Steve Hollar v. Deicy C. HollarAnnotate this Case
Court Description: Authoring Judge: Presiding Judge Frank G. Clement, Jr.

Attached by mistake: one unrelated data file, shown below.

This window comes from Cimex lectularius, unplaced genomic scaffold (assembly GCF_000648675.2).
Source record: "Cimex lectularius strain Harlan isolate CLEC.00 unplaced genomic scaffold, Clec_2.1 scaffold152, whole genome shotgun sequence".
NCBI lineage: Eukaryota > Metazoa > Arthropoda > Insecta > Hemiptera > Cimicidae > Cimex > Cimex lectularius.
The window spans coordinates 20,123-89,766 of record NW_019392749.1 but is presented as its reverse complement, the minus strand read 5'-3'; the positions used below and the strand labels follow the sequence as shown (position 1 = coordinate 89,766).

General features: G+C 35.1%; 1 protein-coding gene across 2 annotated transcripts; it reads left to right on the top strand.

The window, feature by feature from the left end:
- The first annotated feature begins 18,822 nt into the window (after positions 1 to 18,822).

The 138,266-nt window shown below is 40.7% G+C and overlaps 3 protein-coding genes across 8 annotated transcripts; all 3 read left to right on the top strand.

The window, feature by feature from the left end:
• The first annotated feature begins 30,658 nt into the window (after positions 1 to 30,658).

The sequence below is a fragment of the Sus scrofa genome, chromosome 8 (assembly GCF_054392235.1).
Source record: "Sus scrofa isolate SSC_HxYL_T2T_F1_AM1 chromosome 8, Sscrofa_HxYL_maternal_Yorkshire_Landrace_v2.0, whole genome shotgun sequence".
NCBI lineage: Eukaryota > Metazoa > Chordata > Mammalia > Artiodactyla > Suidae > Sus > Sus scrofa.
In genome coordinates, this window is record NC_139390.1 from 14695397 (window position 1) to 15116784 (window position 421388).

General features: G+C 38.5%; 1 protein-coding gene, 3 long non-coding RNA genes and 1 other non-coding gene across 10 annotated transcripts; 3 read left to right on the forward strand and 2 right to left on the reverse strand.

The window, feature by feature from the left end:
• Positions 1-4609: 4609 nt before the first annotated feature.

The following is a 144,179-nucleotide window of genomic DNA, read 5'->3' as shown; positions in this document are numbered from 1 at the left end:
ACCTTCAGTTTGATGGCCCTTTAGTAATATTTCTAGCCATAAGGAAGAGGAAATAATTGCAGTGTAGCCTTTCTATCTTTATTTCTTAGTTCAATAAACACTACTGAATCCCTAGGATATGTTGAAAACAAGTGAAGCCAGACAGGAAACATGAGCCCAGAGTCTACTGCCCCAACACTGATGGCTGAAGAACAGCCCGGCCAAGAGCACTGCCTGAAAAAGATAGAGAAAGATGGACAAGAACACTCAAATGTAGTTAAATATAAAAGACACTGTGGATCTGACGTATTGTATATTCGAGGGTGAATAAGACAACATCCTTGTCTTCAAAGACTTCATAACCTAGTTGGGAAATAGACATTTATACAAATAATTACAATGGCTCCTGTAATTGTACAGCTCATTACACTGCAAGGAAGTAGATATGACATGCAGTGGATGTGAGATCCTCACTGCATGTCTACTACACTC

IN THE COURT OF APPEALS OF TENNESSEE AT NASHVILLE August 20, 2015 Session STEVE HOLLAR V. DEICY C. HOLLAR Appeal from the Circuit Court for Pickett County No. 2013-CV-1 John J. Maddux, Jr., Judge No. M2014-02370-COA-R3-CV – Filed November 30, 2015 In this divorce action, Husband appeals the trial court’s decision to invalidate the parties’ antenuptial agreement and the trial court’s classification and division of the marital estate. The trial court declined to enforce the antenuptial agreement because, inter alia, Wife could not read the agreement - she could not speak or read English - and she was not represented by counsel. Finding that the evidence does not preponderate against any of the trial court’s findings, we affirm. Tenn. R. App. P. 3 Appeal as of Right; Judgment of the Circuit Court Affirmed FRANK G. CLEMENT, JR., P.J., M.S., delivered the opinion of the Court, in which RICHARD R. DINKINS and W. NEAL MCBRAYER, JJ., joined. Richard M. Brooks, Carthage, Tennessee, for the appellant, Steve Hollar. Elizabeth L. Miller, Nashville, Tennessee, for the appellee, Deicy C. Hollar. OPINION Steve Hollar (“Husband”) and Deicy C. Hollar (“Wife”) began an internet courtship in February 2009. At that time, Wife resided in Colombia, South America, and Husband resided in Florida. Two months into their courtship, Husband traveled to Colombia to meet her for the first time. Because Wife does not speak or read English, and Husband does not speak or read Spanish, the parties used one of Wife’s neighbors to interpret so the couple could communicate. It was during this first in-person meeting that the parties decided to get married; however, Husband had to return to the United States before that could occur. After returning to Florida, Husband hired a Florida attorney to draft an antenuptial agreement. Husband returned to Colombia in June 2009 to get married. He presented the antenuptial agreement to Wife on the day of the wedding or the day before. Because the agreement was written in English, Wife asked a young man to read the agreement and explain it to her. Without the advice of an attorney, Wife signed the agreement, and the parties married on June 19, 2009. Although the newlyweds planned to travel immediately to Florida and reside together, Wife was unable to enter the United States for eighteen months due to delays in obtaining her visa. In May 2011, Husband and Wife moved to Pickett County, Tennessee. They subsequently moved back to Florida. The parties separated in December 2012, and Wife returned to Tennessee to reside in a domestic violence safe home in Cookeville. Husband filed a complaint for divorce on January 2, 2013, in which he requested the enforcement of the antenuptial agreement. Wife filed an answer and a counterclaim for divorce on the grounds of Husband’s inappropriate marital conduct and her forced withdrawal due to intolerable indignities. Wife also contested the enforceability of the antenuptial agreement. The matter went to trial on September 24, 2013, during which both Husband and Wife testified concerning the circumstances surrounding the antenuptial agreement. Husband testified that he hired an attorney in Florida to draft an antenuptial agreement before he returned to Colombia. The agreement was written in English, and a Spanish translation was not provided to Wife. According to Husband, he presented Wife with the antenuptial agreement the day before the wedding, he provided Wife with funds to hire an interpreter, and an interpreter went over the agreement while both parties were present. Husband further testified that Wife said “she didn’t care about the money, she didn’t care about anything [Husband] had,” and that she “wanted a good husband.” Wife testified that she was unaware of an antenuptial agreement until Husband presented it to her on the day of their wedding. Wife did not dispute that Husband provided funds to hire an interpreter; however, she testified that the so-called interpreter was a sixteen-year-old boy she had hired to assist with the wedding ceremony. She explained that the sixteen-year-old boy was a family friend, not an interpreter by profession, and that he provided little explanation of the purpose or contents of the antenuptial agreement. Wife testified that the young boy did not read the agreement to her, he merely looked at the front and back page and told her that it was “something about marriage” and “what [Husband] has in the United States.” Nevertheless, Wife signed the agreement, and the parties got married. The trial court found that Husband’s testimony was not credible, that “some, but not all,” of Wife’s testimony was less than credible, that the marriage “was destroyed because of [Husband’s] inappropriate conduct and abuse toward [Wife,]” and that Wife -2- proved grounds for a divorce pursuant to Tenn. Code Ann. § 36-4-101(a)(11) and (12). By order dated September 15, 2014, the trial court awarded Wife the divorce, found the antenuptial agreement unenforceable, classified some of the parties’ property as separate property, and divided the material property. The trial court ordered Husband to pay Wife transitional alimony and $850 for her attorney’s fees. This appeal followed. STANDARD OF REVIEW Because this is an appeal from a decision made by the trial court itself following a bench trial, the now-familiar standard in Tenn. R. App. P. 13(d) governs our review. In cases such as this where the action is “tried upon the facts without a jury.” Tenn. R. App. P. 52.01 provides that the trial court shall find the facts specially and shall state separately its conclusions of law and direct the entry of the appropriate judgment. The underlying rationale for the Rule 52.01 mandate is that it facilitates appellate review by “affording a reviewing court a clear understanding of the basis of a trial court’s decision,” and in the absence of findings of fact and conclusions of law, “this court is left to wonder on what basis the court reached its ultimate decision.” In re Estate of Oakley, No. M2014-00341-COA-R3-CV, 2015 WL 572747, at *10 (Tenn. Ct. App. Feb. 10, 2015) (citing Lovlace v. Copley, 418 S.W.3d 1, 35 (Tenn. 2013)), no perm. app. filed. Further, compliance with the mandate of Rule 52.01 enhances the authority of the trial court’s decision because it affords the reviewing court a clear understanding of the basis of the trial court’s reasoning. Gooding v. Gooding, __ S.W.3d __, No. M2014-01595COA-R3-CV, 2015 WL 1947239, at *6 (Tenn. Ct. App. Apr. 29, 2015), no perm. app. filed; In re Zaylen R., No. M2003-00367-COA-R3-JV, 2005 WL 2384703, at *2 (Tenn. Ct. App. Sept. 27, 2005) (“Findings of fact facilitate appellate review, Kendrick v. Shoemake, 90 S.W.3d 566, 571 (Tenn. 2002), and enhance the authority of the court’s decision by providing an explanation of the trial court’s reasoning.”). Our Supreme Court has explained the reasoning for the Rule 52.01 mandate as follows: Requiring trial courts to make findings of fact and conclusions of law is generally viewed by courts as serving three purposes. First, findings and conclusions facilitate appellate review by affording a reviewing court a clear understanding of the basis of a trial court’s decision. Second, findings and conclusions also serve “to make definite precisely what is being decided by the case in order to apply the doctrines of estoppel and res judicata in future cases and promote confidence in the trial judge’s decision-making.” A third function served by the requirement is “to evoke care on the part of the trial judge in ascertaining and applying the facts.” Indeed, by clearly expressing the reasons for its decision, the trial court may well decrease the likelihood of an appeal. -3- Lovlace, 418 S.W.3d at 34-35 (internal citations and footnotes omitted). There is no bright-line test by which to assess the sufficiency of the trial court’s factual findings; nevertheless, the general rule is that “the findings of fact must include as much of the subsidiary facts as is necessary to disclose to the reviewing court the steps by which the trial court reached its ultimate conclusion on each factual issue.” In re Estate of Oakley, 2015 WL 572747, at *10 (quoting Lovlace, 418 S.W.3d at 35). In this case, we have the benefit of comprehensive and detailed findings of fact by the trial court, which fully comply with the Rule 52.01 mandate, and we review a trial court’s factual findings de novo, accompanied by a presumption of the correctness of the finding of fact, unless the preponderance of the evidence is otherwise. Tenn. R. App. P. 13(d); see Boarman v. Jaynes, 109 S.W.3d 286, 289-90 (Tenn. 2003). For the evidence to preponderate against a trial court’s finding of fact, it must support another finding of fact with greater convincing effect. See Walker v. Sidney Gilreath & Assocs., 40 S.W.3d 66, 71 (Tenn. Ct. App. 2000); Realty Shop, Inc. v. R.R. Westminster Holding, Inc., 7 S.W.3d 581, 596 (Tenn. Ct. App. 1999). We will also give great weight to a trial court’s factual findings that rest on determinations of credibility and weight of oral testimony. See Estate of Walton v. Young, 950 S.W.2d 956, 959 (Tenn. 1997); Woodward v. Woodward, 240 S.W.3d 825, 828 (Tenn. Ct. App. 2007); B & G Constr., Inc. v. Polk, 37 S.W.3d 462, 465 (Tenn. Ct. App. 2000). The presumption of correctness in Tenn. R. App. P. 13(d) applies only to findings of fact, not to conclusions of law. See Boarman, 109 S.W.3d at 289-90. Accordingly, no presumption of correctness attaches to the juvenile court’s conclusions of law, and our review is de novo. Blair v. Brownson, 197 S.W.3d 681, 684 (Tenn. 2006) (citing Bowden v. Ward, 27 S.W.3d 913, 916 (Tenn. 2000)). ANALYSIS Husband’s issues on appeal pertain to the enforceability of the antenuptial agreement and the trial court’s classification of marital property and resulting division of the marital estate. We will begin our analysis with the enforceability of the antenuptial agreement. I. ANTENUPTIAL AGREEMENT -4- We note from the outset that the antenuptial agreement at issue contains a choice of law provision stating that the agreement “shall be governed by Florida law.”1 With respect to antenuptial agreements, Florida law is not appreciably different from Tennessee law. In Tennessee, antenuptial or prenuptial agreements are favored by public policy. Perkinson v. Perkinson, 802 S.W.2d 600, 601 (Tenn. 1990). Moreover, courts are statutorily required to uphold such agreements provided they “have been entered into by such spouses freely, knowledgeably and in good faith and without exertion of duress or undue influence upon either spouse.” Tenn. Code Ann. § 36-3-501; Randolph v. Randolph, 937 S.W.2d 815, 819 (Tenn. 1996). Similarly, under Florida law, “even unreasonable nuptial agreements regarding post-dissolution property and support, if freely executed, are enforceable.” Lashkajani v. Lashkajani, 911 So. 2d 1154, 1157 (Fla. 2005) (citing Casto v. Casto, 508 So.2d 330, 334 (Fla. 1987)) (emphasis added). The circumstances that would justify invalidating an otherwise-enforceable antenuptial agreement under Florida law are also similar to those outlined by Tennessee law: First, the agreement may be set aside or modified by a court if it was “reached under fraud, deceit, duress, coercion, misrepresentation, or overreaching.” Second, if the agreement is “unfair or unreasonable . . . given the circumstances of the parties,” and the trial court finds the agreement “disproportionate to the means of the defending spouse,” then the rebuttable presumption is that “there was either concealment by the defending spouse or a . . . lack of knowledge by the challenging spouse of the defending spouse’s finances at the time the agreement was reached.” Further, incompetence of counsel is not a ground to set aside a valid nuptial agreement. Lashkajani, 911 So. 2d at 1157 (quoting Casto, 508 So.2d at 333-34) (internal citations omitted) (emphasis added). Moreover, when deciding whether to enforce a prenuptial agreement, trial courts must “carefully examine the circumstances” surrounding the agreement because parties to a prenuptial agreement are not “dealing at arm’s length.” Id. at 1158 (quoting Casto, 508 So.2d at 334). “The critical test in determining the validity of marital agreements is whether there was fraud or overreaching on one side, or, assuming unreasonableness, The trial court recognized that “[i]n both Florida and Tennessee contract law generally applies for antenuptial agreement[s].” Although both Husband and Wife cite to Tennessee law in their respective briefs, at oral argument neither party disputed that Florida law controls. 1 -5- whether the challenging spouse did not have adequate knowledge of the marital property and income of the parties at the time the agreement was reached.” Casto, 508 So. 2d at 334. Turning to the present case, the trial court concluded the antenuptial agreement was unenforceable, finding the evidence did not show Wife received any type of explanation as to the meaning of the terms in the antenuptial agreement and that the parties did not deal at “arm’s length.” Specifically, the trial court’s order states: There is no evidence the document was shown to [Wife] in Spanish, nor did [Wife] have an attorney or an interpreter to explain the significance of signing the document. [Husband’s] allegation that [Wife] knew what [Wife] was signing because [Wife] could get the English terms translated into Spanish over the internet is not acceptable to this court. The evidence does not preponderate against these findings. Husband unilaterally procured the antenuptial agreement and presented it to Wife either the day before or the day of the wedding ceremony, with no prior discussion of Husband’s intent or the agreement’s purpose. Moreover, although Husband knew Wife could not speak or read English, he did not provide her with a Spanish version or advise her to consult an attorney. Moreover, the interpreter at the parties’ wedding ceremony was unable to translate the document for Wife in its entirety. The trial court also found Husband’s allegation that Wife entered into the agreement knowledgably because he did not mislead Wife and because she could have translated the English version into Spanish over the internet “not acceptable.” In expressly rejecting Husband’s allegation, the trial court noted that Wife could not speak or read English, was not sophisticated in legal or financial matters, and received little information as to the contents and purpose of the antenuptial agreement. Husband also argues Wife entered into the agreement freely and in good faith because prior to signing the agreement she allegedly stated that she “didn’t care about the money” and “just wanted a good husband.” We find no merit to this assertion because a spouse’s relative indifference to the other spouse’s finances for marriage purposes is a distinct concept from indifference to finances for the purposes of disclosure in the context of the willingness to sign an antenuptial agreement. See Stancil v. Stancil, No. E201100099-COA-R3-CV, 2012 WL 112600, at *6 (Tenn. Ct. App. Jan. 13, 2012). After a careful examination of the circumstances surrounding the antenuptial agreement, Lashkajani, 911 So.2d at 1158, it is clear that Wife did not enter into the antenuptial agreement knowledgably, in good faith, or have adequate knowledge of the marital property and income of the parties at the time the agreement was reached. Casto, 508 So. 2d at 334. Moreover, the trial court found that Husband was not a credible witness, and as noted earlier, this court gives great weight to a trial court’s factual -6- findings that rest on determinations of credibility and weight of oral testimony. Estate of Walton, 950 S.W.2d at 959; Woodward, 240 S.W.3d at 828; B & G Constr., Inc., 37 S.W.3d at 465. The foregoing considered, we affirm the trial court’s ruling that the antenuptial agreement is invalid and unenforceable. We will now address Husband’s arguments concerning the division of the marital estate. II. DIVISION OF MARITAL ESTATE The division of the parties’ marital estate begins with the classification of the property as separate or marital property. Miller v. Miller, 81 S.W.3d 771, 775 (Tenn. Ct. App. 2001). Tennessee is a “dual property” state; thus, property cannot be included in the marital estate unless it is deemed “marital property.” Smith v. Smith, 93 S.W.3d 871, 87576 (Tenn. Ct. App. 2002). The definition of “marital property” is found in Tenn. Code Ann. § 36-4-121(b)(1)(A). “Separate property,” as defined in Tenn. Code Ann. § 36-4121(b)(2)(A)-(F), is not marital property. Therefore, separate property should not be included in the marital estate. Snodgrass v. Snodgrass, 295 S.W.3d 240, 246 (Tenn. 2009). The classification of particular property as either separate or marital is a question of fact to be determined in light of all relevant circumstances. See Langford v. Langford, 421 S.W.2d 632, 634 (Tenn. 1967); Cutsinger v. Cutsinger, 917 S.W.2d 238, 241 (Tenn. Ct. App. 1995). Thus, we review the trial court’s classification using the familiar standard of review in Tennessee Rule of Appellate Procedure 13(d). Once property has been classified as marital property, the court should place a reasonable value on property that is subject to division. Edmisten v. Edmisten, No. M2001-00081-COA-R3-CV, 2003 WL 21077990, at *11 (Tenn. Ct. App. May 13, 2003). The parties have the burden to provide competent valuation evidence. Kinard v. Kinard, 986 S.W.2d 220, 231 (Tenn. Ct. App. 1998). When valuation evidence is conflicting, the court may place a value on the property that is within the range of the values presented. See Watters v. Watters, 959 S.W.2d 585, 589 (Tenn. Ct. App. 1997). Decisions regarding the value of marital property are questions of fact; thus, they are not second-guessed on appeal unless they are not supported by a preponderance of the evidence. Kinard, 986 S.W.2d at 231. Once the marital property has been valued, the trial court is to divide the marital property in an equitable manner. Tenn. Code Ann. § 36-4-121(a)(1); Miller, 81 S.W.3d at 775. A division of marital property in an equitable manner does not require that the property be divided equally. Robertson v. Robertson, 76 S.W.3d 337, 341 (Tenn. 2002). Moreover, the division of a marital estate “is not a mechanical process but rather is guided by considering the factors in Tennessee Code Annotated § 36-4-121(c).” Kinard, 986 S.W.2d at 230. “Trial courts have wide latitude in fashioning an equitable division of marital property.” Id. Therefore, this court gives great weight to a trial court’s decisions -7- regarding the division of marital assets, and we will not disturb the trial court’s ruling unless the distribution lacks proper evidentiary support, misapplies statutory requirements or procedures, or results in some error of law. Keyt v. Keyt, 244 S.W.3d 321, 327 (Tenn. 2007). As to the trial court’s findings of fact, “we review the record de novo with a presumption of correctness, and we must honor those findings unless there is evidence which preponderates to the contrary.” Id. However, we accord no presumption of correctness to the trial court’s conclusions of law. Id. In this case, the marital property and corresponding values assigned by the trial court consisted of the following: (a) the marital residence, equity valued at $60,000; (b) the IRA Husband opened on January 2, 2013, valued at $35,432.04; (c) the 2012 Ford F150, valued at $4,709; (d) the household furniture and furnishings, valued at $2,000; and (e) one-third of Husband’s Boilermaker-Blacksmith National Pension Trust (“Pension”) that went into pay status during the marriage without regard to substantial contributions by either spouse, valued at $789 monthly. The trial court did not find any separate property, other than the implicit finding that two-thirds of Husband’s monthly Pension was his separate property. In dividing the marital estate, the trial court awarded Wife: (a) 30% of the equity in the marital residence; (b) 40% of the value of the IRA; (c) 10% of the equity in the 2012 Ford F150; (d) 50% of the household furniture and furnishings; (e) 50% of the distributions from Husband’s Pension determined to be marital property, which is $394.50 per month, to be paid to Wife during Husband’s lifetime, and upon Husband’s death, Wife shall receive a monthly survivor’s benefit of $1,184.31 for her lifetime from the Pension. Husband contends the trial court erred by not dividing the property in a way that, as nearly as possible, placed the parties in the same position they would have been in had they never married. Alternatively, Husband contends the estate was not divided equitably. Husband’s first contention is premised on the fact the marriage lasted less than four years and our holding in Batson v. Batson, 769 S.W.2d 849, 859 (Tenn. Ct. App. 1988). In Batson, the parties had been married seven years, and we held, “[i]n cases involving a marriage of relatively short duration, it is appropriate to divide the property in a way that, as nearly as possible, places the parties in the same position they would have been in had the marriage never taken place.” Id. at 859 (citation omitted). However, aside from brief testimony regarding Wife’s ownership of a home in Columbia, in which the value of the home was not discussed, the trial court was not presented with evidence as to Wife’s financial position and net worth at the time of marriage. Moreover, Husband’s reliance on the antenuptial agreement to demonstrate that his “net worth was much greater” than that of Wife is defective in that, as noted earlier, Wife was not afforded the opportunity to understand what she was signing or that she needed to provide a list of her assets within the document. Thus, Husband failed to show the net worths of the parties at -8- the time they married or how the division he demands would restore each party to his or her financial condition as it was at that time. Woodward v. Woodward, 240 S.W.3d 825, 830 (Tenn. Ct. App. 2007). Accordingly, we find no error with the trial court’s decision not to restore the parties to their premarital status. Husband’s alternative contention that the estate was not divided equitably is principally based on his assertion that the trial court erred in the classification and/or valuation of the marital residence, the IRA, and the Pension. We will address each asset challenged by Husband in turn. A. Marital Residence Husband contends the marital residence was his separate property; therefore, the trial court erred in classifying it as marital property and awarding Wife thirty percent of the equity in the home. Alternatively, Husband contends the trial court erred in valuing the equity in the home at $60,000. In his appellate brief, Husband merely states that “[a]t the risk of over-simplifying the issue; the land and home are the separate property of the Husband, and should be awarded as such.” Husband asserts that the plot of land was granted to him prior to the marriage, and that he entered into a construction loan on April 17, 2009, prior to the marriage, to build a home on the land. However, the record reflects that Husband obtained the construction loan with the intent to build a home that would be the parties’ marital residence. See Langschmidt v. Langschmidt, 81 S.W.3d 741, 747 (Tenn. 2002) (“[Transmutation] occurs when separate property is treated in such a way as to give evidence of an intention that it become marital property.”). Specifically, Husband obtained the construction loan around the time he first visited Wife in Colombia, which is when they decided to get married. Furthermore, Husband and Wife resided in the home, and the mortgage was paid for throughout the duration of the marriage from income earned during the marriage. Although Wife did not contribute financially, she made contributions to the marriage by maintaining the household, preparing their meals, doing his laundry, and other household responsibilities. “The weight, faith and credit to be given to any witness’s testimony lies in the first instance with the trier of fact. The credibility accorded will be given great weight by the appellate court.” Koch v. Koch, 874 S.W.2d 571, 577 (Tenn. Ct. App. 1993) (citing Town of Alamo v. Forcum-James Co., 205 Tenn. 478, 327 S.W.2d 47 (Tenn. 1959); Sisk v. Valley Forge Ins. Co., 640 S.W.2d 844 (Tenn. Ct. App. 1982)). In this case, the trial court found that Husband was not a credible witness and that “some, but not all of” Wife’s testimony was less than credible. Based upon our review of the record, we find the evidence does not preponderate against the trial court’s finding that the marital residence was marital property. We also find no abuse of discretion in awarding Wife thirty percent of the equity in the home in the division of marital property. -9- As for the value of the marital home, the parties have the burden to provide competent valuation evidence. Kinard, 986 S.W.2d at 231. Two appraisals of the home were submitted into evidence at trial: 1) the construction loan appraisal conducted April 4, 2009, which projected that the home would be worth $206,000 upon completion; and 2) the 2013 State real estate tax appraisal which valued the home at $179,100. As to the debt on the home, the evidence established that the remaining balance on the mortgage at the time of trial was $138,795.78. The trial court relied upon the 2009 appraisal, which provided more detail in its report as to the basis for the valuation than the tax appraisal, and valued the equity in the marital residence at $60,000. Although Husband contends the trial court erred in its valuation of marital assets, we are not persuaded by this argument because he failed to refer to evidence in the record that preponderates in favor of a different valuation of the marital assets.2 Moreover, when valuation evidence is conflicting, as is the case here, the court may place a value on the property that is within the range of the values presented. Kinard, 986 S.W.2d at 231. The trial court determined that the value of the equity in the home was $60,000, which is within the range of the values presented. Therefore, we affirm the value assigned for the equity in the marital residence. B. Pension The trial court found that Husband’s Pension that went into pay status during the marriage was marital property without regard to substantial contributions by either spouse. The trial court valued the Pension benefit at $2,368.62 monthly, and found that one-third, or $789, was marital property.3 In arriving at this percentage, the trial court considered Husband’s contributions both before and during the marriage. Specifically, the trial court acknowledged that Husband began paying into the Pension in 2001 and paid through 2012, for a total of twelve years, and that Husband and Wife were married 2 We also find it peculiar that Husband argues the trial court erred in valuing the marital home because his own evidence indicates the equity in the residence is double the value assigned by the trial court. Specifically, in the antenuptial agreement, Husband declared the value of the residence to be $260,000 and the debt thereon to be $145,000. Based on Husband’s representations, the equity in the marital residence on the day of the marriage would have been $115,000. 3 At the time of trial, Husband was 62 years of age, and, based on the Tennessee Mortality Tables, the trial court found Husband’s life expectancy to be 76 years and that the payments he expected to receive over the remainder of his lifetime totaled $397,824. Due to insufficient marital assets to offset the percentage of the total pension payments to which Wife was entitled, the trial court found Wife should be awarded a percentage of the monthly benefit. Husband does not raise an issue as to the trial court’s valuation of this amount, or its decision that Wife’s awarded percentage be paid from his monthly Pension payments. - 10 - for four of those twelve years; thus, 4/12, or one-third. The trial court further found that Wife was entitled to fifty percent of the $789. Husband contends three-fourths of his Pension is separate property; therefore, the trial court erred in classifying one-third as marital property. To support this contention, Husband argues that because the parties’ were married for “just over three” of the twelve years he made contributions to the Pension, the trial court should have rounded down to three years of marriage instead of rounding up to four years of marriage. Husband does not cite to any legal authority to support his argument. We find no merit to Husband’s assertion that the trial court was required to round down the years of marriage when calculating a percentage of the Pension to assign as marital property. The classification of particular property as either separate or marital is a question of fact to be determined in light of all relevant circumstances. Snodgrass v. Snodgrass, 295 S.W.3d 240, 245 (Tenn. 2009). As noted earlier, the trial court is vested with wide discretion in its classification of property, and its decision in that regard is given great weight on appeal. McKin v. McKin, No. E2010-01061-COA-R3-CV, 2011 WL 529287, at *3 (Tenn. Ct. App. Feb. 14, 2011) (citing Whitley v. Whitley, No. M200300045-COA-R3-CV, 2004 WL 1334518 (Tenn. Ct. App. June 14, 2004). The evidence does not preponderate against the trial court’s finding that one-third of the Pension was marital property. Accordingly, we affirm the trial court’s determination that one-third of Husband’s monthly pension benefit is marital property. Husband’s monthly pension benefit is $2,368.62; one-third of that is $789 per month. The court awarded Wife $349.50 per month, which is one-half of the amount that was classified as marital property. Considering all relevant factors, we find no abuse of discretion in awarding Wife $349.50 per month. Thus, we affirm this award. C. IRA The trial court concluded the value of the IRA was $35,432.04, and found that Wife was entitled to forty percent of that amount. Husband contends the trial court erred, as a matter of law, in valuing the account near the filing for divorce, rather than near the date of the parties’ divorce. See Tenn. Code Ann. § 36-4-121(b)(1)(A) (stating that marital property should be “valued as of a date as near as reasonably possible to the final divorce hearing date.”). Two values of the IRA were submitted into evidence at trial: (1) a bank statement indicating an issue value of $35,432.04, on January 2, 2013; and (2) Husband’s testimony that the account had an approximate value of $8,000 at the time of trial, September 24, 2013. Husband insists the trial court should have valued the IRA at $8,000, because that was the value Husband testified remained in the account at the time of trial. Husband testified that the account decreased by $27,432.04 within seven months because he used - 11 - $5,509 from the IRA to purchase a boat in January 2013, and he spent approximately $880 per month to pay for health insurance for himself and Wife, plus ten percent in taxes for any withdrawal from the IRA. As noted earlier, the trial court specifically stated that it did not find Husband to be a credible witness, and the trial court’s decision to value the IRA based on the bank statement, rather than Husband’s testimony, arises from a credibility determination to which we give great weight. See Koch, 874 S.W.2d at 577. Given the fact that Husband opened the IRA on the same day he filed his action for divorce, that he depleted the account’s funds following the parties’ separation, and that Husband presented no documentation regarding the value of the account at the time of trial – other than his testimony, which the trial court expressly found to not be credible – we hold that the trial court was well within its discretion in addressing the value of the IRA around the time of the of the divorce filing and factoring in the use of those funds as a part of its reasoning in determining an equitable division. Further, the trial court’s valuation of $35,432.04 was within the range of the values presented. Accordingly, we find no reason to disturb the trial court’s valuation of the IRA. We also find no abuse of discretion in awarding Wife forty percent of the value of the IRA in the division of marital property. III. ATTORNEY’S FEES Lastly, Wife requests her attorney’s fees for this appeal. Whether to award attorney’s fees on appeal is within this court’s sole discretion. Wilson v. Wilson, No. M2008-02073-COA-R3-CV, 2009 WL 1037943, at *4 (Tenn. Ct. App. April 17, 2009) (citing Archer v. Archer, 907 S.W.2d 412, 419 (Tenn. Ct. App. 1995)). In considering a request for attorney’s fees, we examine “the ability of the requesting party to pay the accrued fees, the requesting party’s success in the appeal . . . and any other equitable factor that need be considered.” Dulin v. Dulin, No. W2001-02969-COA-R3-CV, 2003 WL 22071454, at *10 (Tenn. Ct. App. Sept. 3, 2003) (citing Folk v. Folk, 357 S.W.2d 828, 829 (Tenn. 1962)). After considering these factors, we respectfully decline to award Wife her attorney’s fees on appeal. CONCLUSION The judgment of the trial court is affirmed, and this matter is remanded with costs of appeal assessed against the appellant, Steve Hollar. ______________________________ FRANK G. CLEMENT, JR., JUDGE - 12 -